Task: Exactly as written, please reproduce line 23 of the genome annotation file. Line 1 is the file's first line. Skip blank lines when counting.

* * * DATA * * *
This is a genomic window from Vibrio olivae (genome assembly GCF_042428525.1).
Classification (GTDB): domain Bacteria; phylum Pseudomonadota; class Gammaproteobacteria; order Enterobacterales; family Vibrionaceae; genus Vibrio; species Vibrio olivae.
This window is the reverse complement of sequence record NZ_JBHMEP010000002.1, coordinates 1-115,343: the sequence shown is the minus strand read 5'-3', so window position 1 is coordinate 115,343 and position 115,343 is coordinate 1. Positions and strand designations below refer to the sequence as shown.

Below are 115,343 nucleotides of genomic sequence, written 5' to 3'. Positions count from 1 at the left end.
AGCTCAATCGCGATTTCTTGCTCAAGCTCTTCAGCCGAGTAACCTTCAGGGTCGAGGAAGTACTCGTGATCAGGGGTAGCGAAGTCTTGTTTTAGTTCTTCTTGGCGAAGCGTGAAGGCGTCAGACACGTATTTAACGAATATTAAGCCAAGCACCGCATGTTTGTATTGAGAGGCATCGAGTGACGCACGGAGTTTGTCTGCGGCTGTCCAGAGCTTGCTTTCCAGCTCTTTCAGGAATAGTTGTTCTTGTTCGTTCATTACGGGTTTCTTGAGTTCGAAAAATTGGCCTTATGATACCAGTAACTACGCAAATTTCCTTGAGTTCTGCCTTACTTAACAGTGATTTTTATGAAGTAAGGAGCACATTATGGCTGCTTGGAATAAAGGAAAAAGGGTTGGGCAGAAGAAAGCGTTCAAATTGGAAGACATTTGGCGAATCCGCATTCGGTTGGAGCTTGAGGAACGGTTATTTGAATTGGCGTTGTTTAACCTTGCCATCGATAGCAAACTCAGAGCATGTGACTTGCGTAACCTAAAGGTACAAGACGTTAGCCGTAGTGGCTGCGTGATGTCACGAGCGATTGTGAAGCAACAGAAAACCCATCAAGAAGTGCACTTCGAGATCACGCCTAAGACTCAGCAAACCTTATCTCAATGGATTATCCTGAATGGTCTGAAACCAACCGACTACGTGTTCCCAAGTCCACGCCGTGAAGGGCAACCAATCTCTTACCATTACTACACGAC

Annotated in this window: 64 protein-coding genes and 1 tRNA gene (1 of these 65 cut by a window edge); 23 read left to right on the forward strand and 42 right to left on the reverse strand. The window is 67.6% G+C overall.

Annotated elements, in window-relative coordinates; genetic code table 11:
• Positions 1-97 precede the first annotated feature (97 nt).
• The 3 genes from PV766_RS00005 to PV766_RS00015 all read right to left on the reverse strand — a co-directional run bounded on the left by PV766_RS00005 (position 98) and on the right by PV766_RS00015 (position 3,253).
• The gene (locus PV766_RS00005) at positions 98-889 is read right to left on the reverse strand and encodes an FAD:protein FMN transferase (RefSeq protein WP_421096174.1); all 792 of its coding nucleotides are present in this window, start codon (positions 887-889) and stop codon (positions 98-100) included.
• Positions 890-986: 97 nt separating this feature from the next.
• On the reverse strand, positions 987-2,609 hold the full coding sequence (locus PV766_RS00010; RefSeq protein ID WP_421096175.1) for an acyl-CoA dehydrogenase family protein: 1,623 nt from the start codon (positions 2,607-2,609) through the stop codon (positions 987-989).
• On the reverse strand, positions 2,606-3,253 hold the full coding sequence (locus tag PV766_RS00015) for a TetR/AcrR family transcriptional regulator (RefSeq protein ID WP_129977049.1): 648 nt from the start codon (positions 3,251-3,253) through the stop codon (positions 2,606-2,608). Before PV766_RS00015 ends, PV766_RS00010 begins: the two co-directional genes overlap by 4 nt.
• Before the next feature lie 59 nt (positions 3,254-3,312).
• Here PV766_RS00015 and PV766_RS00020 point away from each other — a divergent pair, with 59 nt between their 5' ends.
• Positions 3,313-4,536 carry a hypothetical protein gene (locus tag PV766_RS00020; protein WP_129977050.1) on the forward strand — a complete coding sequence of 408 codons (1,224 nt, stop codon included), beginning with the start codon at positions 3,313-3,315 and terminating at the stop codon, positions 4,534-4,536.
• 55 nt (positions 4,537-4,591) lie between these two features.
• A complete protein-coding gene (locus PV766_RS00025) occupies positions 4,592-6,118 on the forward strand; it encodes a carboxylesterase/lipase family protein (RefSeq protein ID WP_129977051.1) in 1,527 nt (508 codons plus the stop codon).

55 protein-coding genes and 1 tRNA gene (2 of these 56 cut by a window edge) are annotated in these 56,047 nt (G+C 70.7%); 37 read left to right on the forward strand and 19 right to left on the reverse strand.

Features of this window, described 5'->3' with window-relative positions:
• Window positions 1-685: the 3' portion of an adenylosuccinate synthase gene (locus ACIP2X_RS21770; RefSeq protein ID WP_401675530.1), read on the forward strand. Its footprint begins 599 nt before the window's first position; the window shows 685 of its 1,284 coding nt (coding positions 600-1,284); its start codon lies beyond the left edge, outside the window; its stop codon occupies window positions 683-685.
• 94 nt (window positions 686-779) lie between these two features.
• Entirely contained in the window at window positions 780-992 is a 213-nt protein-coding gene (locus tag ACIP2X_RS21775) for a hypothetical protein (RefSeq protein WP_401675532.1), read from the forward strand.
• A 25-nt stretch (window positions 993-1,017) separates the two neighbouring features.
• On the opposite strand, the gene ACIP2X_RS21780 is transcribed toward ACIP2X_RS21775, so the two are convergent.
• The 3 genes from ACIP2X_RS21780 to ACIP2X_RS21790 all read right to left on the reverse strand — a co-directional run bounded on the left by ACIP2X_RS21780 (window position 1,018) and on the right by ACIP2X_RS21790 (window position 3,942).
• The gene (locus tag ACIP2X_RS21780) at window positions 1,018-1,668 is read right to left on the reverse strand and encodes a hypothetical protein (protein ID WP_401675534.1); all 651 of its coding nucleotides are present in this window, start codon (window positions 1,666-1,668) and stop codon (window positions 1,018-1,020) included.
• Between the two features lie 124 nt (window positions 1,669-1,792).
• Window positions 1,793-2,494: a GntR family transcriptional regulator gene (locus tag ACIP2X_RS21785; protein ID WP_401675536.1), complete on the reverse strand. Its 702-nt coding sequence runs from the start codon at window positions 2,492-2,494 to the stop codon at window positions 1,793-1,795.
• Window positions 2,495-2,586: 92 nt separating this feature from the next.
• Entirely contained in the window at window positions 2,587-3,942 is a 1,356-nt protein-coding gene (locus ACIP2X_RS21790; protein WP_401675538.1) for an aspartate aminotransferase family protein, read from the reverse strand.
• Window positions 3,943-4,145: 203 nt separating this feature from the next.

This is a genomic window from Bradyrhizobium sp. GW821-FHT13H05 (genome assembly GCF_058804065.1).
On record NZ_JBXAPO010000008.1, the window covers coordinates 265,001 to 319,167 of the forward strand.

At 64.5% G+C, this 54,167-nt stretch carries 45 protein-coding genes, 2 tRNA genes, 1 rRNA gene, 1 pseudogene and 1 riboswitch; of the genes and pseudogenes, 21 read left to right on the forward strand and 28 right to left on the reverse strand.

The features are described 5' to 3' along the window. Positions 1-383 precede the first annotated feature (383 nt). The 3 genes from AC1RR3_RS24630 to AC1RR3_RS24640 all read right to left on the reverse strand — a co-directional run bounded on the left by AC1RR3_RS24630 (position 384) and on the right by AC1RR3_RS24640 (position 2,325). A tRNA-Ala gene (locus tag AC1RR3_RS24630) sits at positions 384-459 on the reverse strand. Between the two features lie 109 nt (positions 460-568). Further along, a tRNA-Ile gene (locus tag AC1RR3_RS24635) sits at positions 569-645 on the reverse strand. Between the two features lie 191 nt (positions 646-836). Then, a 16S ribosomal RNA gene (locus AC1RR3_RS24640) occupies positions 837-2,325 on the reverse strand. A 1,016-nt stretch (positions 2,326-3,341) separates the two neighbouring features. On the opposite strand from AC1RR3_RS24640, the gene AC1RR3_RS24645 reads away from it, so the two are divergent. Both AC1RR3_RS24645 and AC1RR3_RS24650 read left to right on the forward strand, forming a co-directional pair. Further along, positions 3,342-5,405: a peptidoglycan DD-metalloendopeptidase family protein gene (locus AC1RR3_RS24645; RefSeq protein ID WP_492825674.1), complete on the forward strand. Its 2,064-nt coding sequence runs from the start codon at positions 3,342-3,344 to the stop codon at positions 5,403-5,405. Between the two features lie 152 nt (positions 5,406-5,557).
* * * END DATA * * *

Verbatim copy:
• Entirely contained in the window at window positions 780-992 is a 213-nt protein-coding gene (locus tag ACIP2X_RS21775) for a hypothetical protein (RefSeq protein WP_401675532.1), read from the forward strand.